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Smith v. Hoffner

United States District Court, Eastern District of Michigan, Southern Division

March 3, 2015




I. Introduction

This matter has come before the Court on petitioner Derrick Lee Smith’s pro se habeas corpus petition under 28 U.S.C. § 2254. Petitioner is a state inmate at Alger Correctional Facility in Munising, Michigan.[1] He alleges that, on January 13, 2014, while he was confined at the Lakeland Correctional Facility in Coldwater, Michigan, he was charged with prison misconduct for using another prisoner’s pin number to make a telephone call. He was found guilty of the charge and punished with thirty days loss of phone privileges.

Petitioner denies making the disputed phone call. He claims that it was impossible for him to have made the call because he was housed in a different facility in a different county on January 13, 2014, and he did not arrive at Lakeland Correctional Facility until June 12, 2014. Petitioner contends that the correctional officer who charged him with the misconduct intended to prevent him from contacting his family and friends. He seeks injunctive relief for alleged violations of his First Amendment rights and his Fourteenth Amendment right to due process of law.

II. Analysis

The Court may grant relief under § 2254 if the petitioner “is in custody in violation of the Constitution or laws or treaties of the United States.” 28 U.S.C. § 2254(a). The essence of habeas corpus is a challenge to the very fact or duration of physical confinement, such as when the petitioner seeks immediate release or a speedier release from that confinement. Preiser v. Rodriguez, 411 U.S. 475, 498-99 (1973).

Petitioner is not seeking immediate release or even a speedier release from prison. He is challenging his living conditions and a disciplinary measure taken as a result of an alleged violation of prison rules. A complaint under 42 U.S.C. § 1983 is the “proper remedy for a state prisoner who is making a constitutional challenge to the conditions of his prison life, but not to the fact or length of his custody.” Id. at 499.

This is not to say that habeas corpus may not also be available to challenge such prison conditions. When a prisoner is put under additional and unconstitutional restraints during his lawful custody, it is arguable that habeas corpus will lie to remove the restraints making the custody illegal.

Id. (internal and end citation omitted). But habeas corpus is not the proper vehicle to mount an attack on the denial of phone privileges. Lutz v. Hemingway, 476 F.Supp.2d 715, 720-21 (E.D. Mich. 2007).

Petitioner, moreover, was punished with a thirty-day restriction on phone privileges, a sanction which “does not present a dramatic departure from the basic conditions of [his] sentence, ” nor “work a major disruption in his environment.” Sandin v. Conner, 515 U.S. 472, 485, 486 (1995). The sanction did not invariably affect the duration of Plaintiff’s sentence, and it was not “the type of atypical, significant deprivation in which a State might conceivably create a liberty interest.” Id. at 486. “[W]here there is no life, liberty, or property interest, there is no due process protection.” Sova v. Holder, 451 F. App’x 543, 547 (6th Cir. 2011) (citing Patel v. Gonzales, 470 F.3d 216, 220 (6th Cir. 2006)).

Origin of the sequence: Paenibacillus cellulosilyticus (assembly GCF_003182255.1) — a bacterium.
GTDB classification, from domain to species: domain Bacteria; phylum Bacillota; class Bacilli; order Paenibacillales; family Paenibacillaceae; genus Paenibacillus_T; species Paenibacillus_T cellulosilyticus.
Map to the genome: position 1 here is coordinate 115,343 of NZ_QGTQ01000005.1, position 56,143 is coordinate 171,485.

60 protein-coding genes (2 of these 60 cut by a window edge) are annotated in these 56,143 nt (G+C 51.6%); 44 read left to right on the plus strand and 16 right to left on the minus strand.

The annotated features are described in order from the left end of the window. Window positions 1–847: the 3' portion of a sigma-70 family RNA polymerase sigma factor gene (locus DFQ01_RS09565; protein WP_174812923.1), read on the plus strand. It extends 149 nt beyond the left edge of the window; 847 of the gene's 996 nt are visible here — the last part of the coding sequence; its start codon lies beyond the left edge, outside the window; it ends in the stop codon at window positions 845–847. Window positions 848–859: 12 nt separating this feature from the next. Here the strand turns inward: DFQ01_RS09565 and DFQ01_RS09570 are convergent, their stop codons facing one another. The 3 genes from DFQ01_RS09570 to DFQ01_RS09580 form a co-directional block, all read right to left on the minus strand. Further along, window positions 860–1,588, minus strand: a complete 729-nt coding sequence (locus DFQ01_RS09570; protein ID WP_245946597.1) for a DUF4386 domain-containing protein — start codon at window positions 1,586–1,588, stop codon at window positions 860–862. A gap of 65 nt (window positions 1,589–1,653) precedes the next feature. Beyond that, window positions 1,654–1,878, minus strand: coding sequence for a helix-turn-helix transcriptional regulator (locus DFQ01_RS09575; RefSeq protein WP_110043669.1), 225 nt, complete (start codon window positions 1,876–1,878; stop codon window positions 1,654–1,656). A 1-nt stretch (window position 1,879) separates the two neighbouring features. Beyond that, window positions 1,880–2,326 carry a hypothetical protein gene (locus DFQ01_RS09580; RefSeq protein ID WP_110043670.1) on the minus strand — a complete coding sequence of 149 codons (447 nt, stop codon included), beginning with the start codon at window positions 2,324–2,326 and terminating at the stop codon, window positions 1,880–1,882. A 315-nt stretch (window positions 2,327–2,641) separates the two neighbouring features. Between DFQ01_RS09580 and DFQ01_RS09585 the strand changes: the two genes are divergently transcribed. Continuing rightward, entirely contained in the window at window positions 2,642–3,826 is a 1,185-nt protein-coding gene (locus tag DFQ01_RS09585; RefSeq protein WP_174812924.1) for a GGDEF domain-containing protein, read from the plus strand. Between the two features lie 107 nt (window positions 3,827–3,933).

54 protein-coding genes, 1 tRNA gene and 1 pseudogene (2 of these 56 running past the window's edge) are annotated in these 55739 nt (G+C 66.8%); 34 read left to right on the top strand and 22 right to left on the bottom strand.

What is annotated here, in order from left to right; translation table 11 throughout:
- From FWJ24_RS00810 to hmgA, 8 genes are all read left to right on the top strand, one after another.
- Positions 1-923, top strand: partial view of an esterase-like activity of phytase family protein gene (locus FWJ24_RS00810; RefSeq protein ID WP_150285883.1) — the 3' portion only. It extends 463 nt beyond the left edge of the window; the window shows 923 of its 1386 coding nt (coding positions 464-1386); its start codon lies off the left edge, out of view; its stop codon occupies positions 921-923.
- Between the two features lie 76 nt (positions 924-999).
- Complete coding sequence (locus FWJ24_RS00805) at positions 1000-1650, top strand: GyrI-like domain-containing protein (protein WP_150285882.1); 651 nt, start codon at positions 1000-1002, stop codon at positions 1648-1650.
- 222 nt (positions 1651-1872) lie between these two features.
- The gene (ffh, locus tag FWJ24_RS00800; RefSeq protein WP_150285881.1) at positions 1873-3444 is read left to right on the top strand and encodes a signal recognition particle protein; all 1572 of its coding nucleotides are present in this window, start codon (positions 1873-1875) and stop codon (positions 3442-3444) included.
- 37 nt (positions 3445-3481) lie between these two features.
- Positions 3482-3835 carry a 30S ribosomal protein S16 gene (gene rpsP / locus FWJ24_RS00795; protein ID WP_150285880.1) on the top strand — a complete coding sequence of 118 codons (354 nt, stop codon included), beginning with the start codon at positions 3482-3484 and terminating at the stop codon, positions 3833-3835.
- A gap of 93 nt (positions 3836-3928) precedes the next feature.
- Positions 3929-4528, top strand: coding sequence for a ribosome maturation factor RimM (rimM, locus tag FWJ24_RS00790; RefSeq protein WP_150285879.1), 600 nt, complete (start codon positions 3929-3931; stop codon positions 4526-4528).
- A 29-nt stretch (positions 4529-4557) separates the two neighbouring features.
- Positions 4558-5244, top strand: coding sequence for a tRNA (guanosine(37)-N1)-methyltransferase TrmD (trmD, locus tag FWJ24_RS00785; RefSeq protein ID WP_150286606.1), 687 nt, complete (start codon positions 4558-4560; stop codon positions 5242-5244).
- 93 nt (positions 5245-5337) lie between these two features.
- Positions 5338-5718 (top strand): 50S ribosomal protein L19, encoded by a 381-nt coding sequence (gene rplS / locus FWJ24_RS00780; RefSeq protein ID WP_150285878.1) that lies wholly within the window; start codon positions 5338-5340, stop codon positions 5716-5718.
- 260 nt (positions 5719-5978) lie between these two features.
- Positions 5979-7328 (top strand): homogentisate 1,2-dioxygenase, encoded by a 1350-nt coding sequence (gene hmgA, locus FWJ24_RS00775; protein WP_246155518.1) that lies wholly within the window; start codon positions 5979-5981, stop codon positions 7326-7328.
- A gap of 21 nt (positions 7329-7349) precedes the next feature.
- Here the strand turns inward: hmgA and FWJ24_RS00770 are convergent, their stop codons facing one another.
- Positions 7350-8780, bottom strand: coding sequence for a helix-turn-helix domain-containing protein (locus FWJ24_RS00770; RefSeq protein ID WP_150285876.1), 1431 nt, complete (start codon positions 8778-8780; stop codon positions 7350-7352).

It further appears that this matter is moot. The restriction on phone privileges apparently extended from December 23, 2014, through January 22, 2015. Compl. at 2.[2] Because the only relief sought is to have the phone restriction lifted, and because it appears that the phone restriction has already expired, “no actual injury remains that the Court could redress with a favorable decision . . . .” Demis v. Sniezek, 558 F.3d 508, 513 (6th Cir. 2009).

III. Conclusion

Petitioner’s claim appears to be moot, and he has not shown that he is in custody in violation of the Constitution or any federal law. Therefore, he has no right to habeas corpus relief, and his habeas petition is summarily dismissed pursuant to Rule 4 of the Rules Governing Section 2254 Cases, “which allows the summary dismissal of a petition if ‘it plainly appears from the face of the petition . . . that the petitioner is not entitled to relief in the district court.’ ” Martin v. Overton, 391 F.3d 710, 714 (6th Cir. 2004) (quoting Rule 4).

The Court declines to grant a certificate of appealability, because Petitioner has not “made a substantial showing of the denial of a constitutional right.” 28 U.S.C. § 2253(c)(2). Reasonable jurists would not disagree with the Court’s resolution of Petitioner’s constitutional claims, nor conclude that the issues ...

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